One Year Later

Wow. I can’t believe that it’s been a year at LinkedIn already. When I look down at my  employee badge,  it seems like it was only yesterday that I was waiting to get my picture taken before heading out for new hire orientation. Despite me looking terrible in the photo, I’m happy to say that my first year at LinkedIn has been nothing short of fantastic.

In true developer fashion, I thought it would be fun to look back at the year that passed and talk about some of the significant, and seemingly not so significant, numbers. So, without further ado, here are some statistics about my first year at LinkedIn:

(I’ve used 220 work days in a year for all my calculations)

Amazing coworkers I have: too many to count. I think this is one of the main reasons I love working at LinkedIn.

Lines of code written (additions): at least ~16000. Yes, I know lines of code is a terrible metric to measure an engineer’s productivity, and I’m not trying to do that here. This is just an approximation for lines of code I’ve written for the projects I’ve worked on that are on GitHub (, API Hub, and

Coffee consumed: 495 cups. I drink 2-3 cups of coffee per day, but closer to 2 most of the days (I used 2.25 cups/day for my calculations). I’m hoping to cut down my coffee consumption but it is hard because COFFEE IS SO DELICIOUS.

Time spent working out: 180 hours. My overall fitness levels were pretty low at the end of my undergraduate life. I’m working hard on improving that.

Time spent at the pull up rings: 25 hours. One of my coworkers showed me these around 3 months after I started. I now spend 15-20 minutes a day there during my workouts.

The three sets of rings.
The rings do mess up your hands.
The rings do mess up your hands.

LinkedIn shirts I own: 10 (and one hoodie). One of the first LinkedIn shirts I got was a shirt for the team that I was an intern on. Each shirt was personalized with the last name of the person as well as a number of their choice. I really wanted the number 7 on mine (I like 7 for some reason, don’t ask why) but one of my coworkers had already claimed it for themselves. I chose 91 instead. Wasn’t that a fun anecdote?

My favorite LinkedIn shirt.
My favorite LinkedIn shirt.

Hackathons I’ve mentored and been a preliminary judge at: 2. DevelopHer Hackday 2013 and Intern Hackday 2014. It was lots of fun to be on the other side of the table during a hackathon. What I found most interesting was seeing what languages and technologies other people use during a hackathon, and how the tech scene had changed since the last time I’d taken part in a hackathon. My observation – everyone loves Javascript and Node.js. And mobile. Oh, and computer vision.

Internal hackdays I’ve taken part in: 2. This number is abysmally low and is something I hope to improve on.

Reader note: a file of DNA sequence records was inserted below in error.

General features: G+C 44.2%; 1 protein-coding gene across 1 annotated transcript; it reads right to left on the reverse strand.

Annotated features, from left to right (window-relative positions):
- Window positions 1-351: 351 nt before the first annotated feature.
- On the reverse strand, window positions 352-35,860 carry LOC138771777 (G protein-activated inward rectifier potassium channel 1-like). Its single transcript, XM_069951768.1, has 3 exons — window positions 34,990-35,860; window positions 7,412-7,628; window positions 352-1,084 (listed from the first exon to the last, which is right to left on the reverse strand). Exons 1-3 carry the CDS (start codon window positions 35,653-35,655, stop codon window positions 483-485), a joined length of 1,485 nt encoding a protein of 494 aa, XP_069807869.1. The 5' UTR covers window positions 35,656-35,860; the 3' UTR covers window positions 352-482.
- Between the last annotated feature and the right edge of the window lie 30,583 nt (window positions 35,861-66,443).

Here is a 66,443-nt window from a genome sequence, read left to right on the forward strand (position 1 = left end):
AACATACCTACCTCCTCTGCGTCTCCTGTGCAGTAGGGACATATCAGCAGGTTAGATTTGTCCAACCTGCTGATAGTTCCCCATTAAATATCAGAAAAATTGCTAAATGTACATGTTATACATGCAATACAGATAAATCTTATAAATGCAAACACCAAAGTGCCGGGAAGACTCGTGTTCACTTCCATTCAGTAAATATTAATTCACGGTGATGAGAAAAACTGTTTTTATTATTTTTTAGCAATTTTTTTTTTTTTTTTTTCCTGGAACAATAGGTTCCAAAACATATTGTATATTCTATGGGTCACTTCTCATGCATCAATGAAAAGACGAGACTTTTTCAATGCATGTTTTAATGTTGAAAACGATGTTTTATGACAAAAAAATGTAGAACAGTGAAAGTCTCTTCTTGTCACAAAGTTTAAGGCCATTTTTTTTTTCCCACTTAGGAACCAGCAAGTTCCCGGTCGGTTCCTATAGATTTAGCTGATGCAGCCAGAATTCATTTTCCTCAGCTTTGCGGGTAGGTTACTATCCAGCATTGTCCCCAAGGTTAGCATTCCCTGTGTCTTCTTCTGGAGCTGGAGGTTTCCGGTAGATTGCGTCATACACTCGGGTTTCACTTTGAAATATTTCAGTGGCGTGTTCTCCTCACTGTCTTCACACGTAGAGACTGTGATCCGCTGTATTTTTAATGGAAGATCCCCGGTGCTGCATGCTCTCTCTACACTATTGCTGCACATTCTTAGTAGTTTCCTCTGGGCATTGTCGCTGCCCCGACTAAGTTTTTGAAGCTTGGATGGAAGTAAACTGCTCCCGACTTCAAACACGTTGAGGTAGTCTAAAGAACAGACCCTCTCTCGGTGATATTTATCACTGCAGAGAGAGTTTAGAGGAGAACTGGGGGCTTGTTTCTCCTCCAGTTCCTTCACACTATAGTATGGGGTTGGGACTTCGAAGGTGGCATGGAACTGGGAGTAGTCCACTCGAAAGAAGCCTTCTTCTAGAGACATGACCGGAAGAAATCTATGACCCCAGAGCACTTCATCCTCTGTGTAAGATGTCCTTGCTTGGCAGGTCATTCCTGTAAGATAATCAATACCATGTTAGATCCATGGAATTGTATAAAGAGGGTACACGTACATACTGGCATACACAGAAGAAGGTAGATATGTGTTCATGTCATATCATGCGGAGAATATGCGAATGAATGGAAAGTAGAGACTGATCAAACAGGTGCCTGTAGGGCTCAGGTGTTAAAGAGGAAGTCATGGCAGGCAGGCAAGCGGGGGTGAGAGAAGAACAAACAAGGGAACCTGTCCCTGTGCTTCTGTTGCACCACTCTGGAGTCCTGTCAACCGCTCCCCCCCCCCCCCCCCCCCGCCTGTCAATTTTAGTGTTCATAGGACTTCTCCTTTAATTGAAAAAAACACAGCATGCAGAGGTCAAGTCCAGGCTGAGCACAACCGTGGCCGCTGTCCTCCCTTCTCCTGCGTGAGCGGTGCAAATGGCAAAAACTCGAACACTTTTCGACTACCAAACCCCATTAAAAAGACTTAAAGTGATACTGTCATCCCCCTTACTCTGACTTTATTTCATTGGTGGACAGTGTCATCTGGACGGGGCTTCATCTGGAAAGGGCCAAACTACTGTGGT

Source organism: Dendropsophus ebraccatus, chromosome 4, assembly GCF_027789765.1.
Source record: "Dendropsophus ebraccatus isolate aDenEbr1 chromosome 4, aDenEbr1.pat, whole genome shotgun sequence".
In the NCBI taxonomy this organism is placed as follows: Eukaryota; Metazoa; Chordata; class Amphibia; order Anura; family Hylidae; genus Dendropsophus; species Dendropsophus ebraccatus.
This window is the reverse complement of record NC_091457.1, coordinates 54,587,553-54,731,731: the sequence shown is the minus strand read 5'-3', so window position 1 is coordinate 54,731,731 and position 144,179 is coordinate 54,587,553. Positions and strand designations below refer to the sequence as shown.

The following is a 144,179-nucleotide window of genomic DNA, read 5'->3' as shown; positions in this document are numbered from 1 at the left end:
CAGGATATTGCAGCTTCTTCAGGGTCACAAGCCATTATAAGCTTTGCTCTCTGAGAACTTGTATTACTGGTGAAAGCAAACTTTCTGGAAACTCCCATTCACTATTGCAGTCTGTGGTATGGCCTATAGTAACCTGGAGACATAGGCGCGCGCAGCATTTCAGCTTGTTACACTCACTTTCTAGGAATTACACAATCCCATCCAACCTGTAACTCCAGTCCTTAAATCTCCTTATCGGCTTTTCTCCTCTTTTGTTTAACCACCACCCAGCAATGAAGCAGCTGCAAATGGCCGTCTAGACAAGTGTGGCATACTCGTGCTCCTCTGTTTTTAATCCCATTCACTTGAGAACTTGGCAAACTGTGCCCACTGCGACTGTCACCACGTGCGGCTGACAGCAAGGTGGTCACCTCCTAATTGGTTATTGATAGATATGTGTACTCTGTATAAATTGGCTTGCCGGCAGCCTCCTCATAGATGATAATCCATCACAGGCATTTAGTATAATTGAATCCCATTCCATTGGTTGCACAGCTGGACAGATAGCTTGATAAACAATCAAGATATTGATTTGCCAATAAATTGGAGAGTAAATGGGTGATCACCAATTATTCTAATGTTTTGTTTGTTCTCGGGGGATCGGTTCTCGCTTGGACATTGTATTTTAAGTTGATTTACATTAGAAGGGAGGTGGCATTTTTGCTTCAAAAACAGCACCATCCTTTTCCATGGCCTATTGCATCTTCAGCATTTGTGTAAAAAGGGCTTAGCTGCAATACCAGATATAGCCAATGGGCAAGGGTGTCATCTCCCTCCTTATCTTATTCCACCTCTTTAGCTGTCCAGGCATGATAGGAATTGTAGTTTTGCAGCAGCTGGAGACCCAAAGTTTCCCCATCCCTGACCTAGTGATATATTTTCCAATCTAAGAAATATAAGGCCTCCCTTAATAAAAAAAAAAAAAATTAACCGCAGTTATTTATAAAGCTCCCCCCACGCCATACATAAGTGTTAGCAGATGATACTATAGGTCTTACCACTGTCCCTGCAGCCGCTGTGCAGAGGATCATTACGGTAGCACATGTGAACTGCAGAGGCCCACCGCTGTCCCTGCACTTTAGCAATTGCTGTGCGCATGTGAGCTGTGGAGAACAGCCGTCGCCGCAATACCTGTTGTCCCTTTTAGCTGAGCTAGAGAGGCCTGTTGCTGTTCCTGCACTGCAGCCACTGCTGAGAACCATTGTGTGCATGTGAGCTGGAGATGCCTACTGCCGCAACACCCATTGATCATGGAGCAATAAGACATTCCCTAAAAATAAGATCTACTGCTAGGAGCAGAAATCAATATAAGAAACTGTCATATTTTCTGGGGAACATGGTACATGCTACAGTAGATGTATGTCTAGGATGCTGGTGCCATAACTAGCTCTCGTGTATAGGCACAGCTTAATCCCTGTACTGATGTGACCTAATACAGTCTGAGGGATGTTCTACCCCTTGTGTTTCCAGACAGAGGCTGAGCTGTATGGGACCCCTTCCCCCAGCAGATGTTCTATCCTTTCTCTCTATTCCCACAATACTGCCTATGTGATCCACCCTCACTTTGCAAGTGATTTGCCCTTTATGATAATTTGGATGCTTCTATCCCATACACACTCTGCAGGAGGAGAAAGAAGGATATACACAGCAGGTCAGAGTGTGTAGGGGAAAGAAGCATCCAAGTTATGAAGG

Unofficial team mascots broken: 1. The unofficial mascot for our team is a small blue Pegasus figurine (after the name of the data layer). I dropped it on the ground on Friday 7/25 and one of its wings sort of broke. I’m looking for a suitable replacement.

The left wing is broken :(
The left wing is broken 😦

Times I’ve felt like quitting my job at LinkedIn: 0.

Matthew Shoup and I worked on a new design for for LinkedIn’s January hackday, and with some help from Yevgeniy Brikman we launched it on 2/21.

I had a lot of fun working on this small project. This was the first JavaScript project I’ve worked on since I graduated and it took me a few minutes to get into the JavaScript + HTML + CSS development “frame of mind”. Once that initial rustiness wore off though it was a lot of fun to build this website.

Twitter bootstrap is still amazing. The ability to write “debugger” in your JavaScript source file and have the browser pause there so that you can inspect state is fantastic. And each time I use the developer tools in Chrome I am reminded on Bret Victor’s “Inventing on Principle” talk.

New Beginnings

I graduated in May after which I went back home to India for a while. I spent two months doing pretty much nothing, which I must say, was awesome. I spent time with my family, hung out with friends, read books, watched some movies, and lost two teeth (a result of which I lost 5 pounds yay!). I also spent some time with Akka, brushed up on my distributed systems knowledge and read one paper. Some of my loftier goals, which included learning Go, reading more than one paper, and open sourcing Gelato, were not achieved unfortunately. All in all though, it was a wonderful Summer.

I came back to the U.S. towards the end of July. I live in Mountain View with my awesome buddies Kevin, Onur, and Sam. I just want to say, I ❤ our house! I’m amazed that we found such a great place to live.

My house!

Oh, and if you’re wondering why I moved to Mountain View, it’s because I now work at LinkedIn! I’m a Software Engineer on the Service Infrastructure (SI) team at LinkedIn. As I’ve said earlier, my internship at LinkedIn was fantastic and it feels great to be back. Last Summer I worked on integrating the Play framework into LinkedIn’s existing infrastructure. As a member of the SI team I’m currently working on ( on GitHub. This is also the first open source project I’ve contributed to).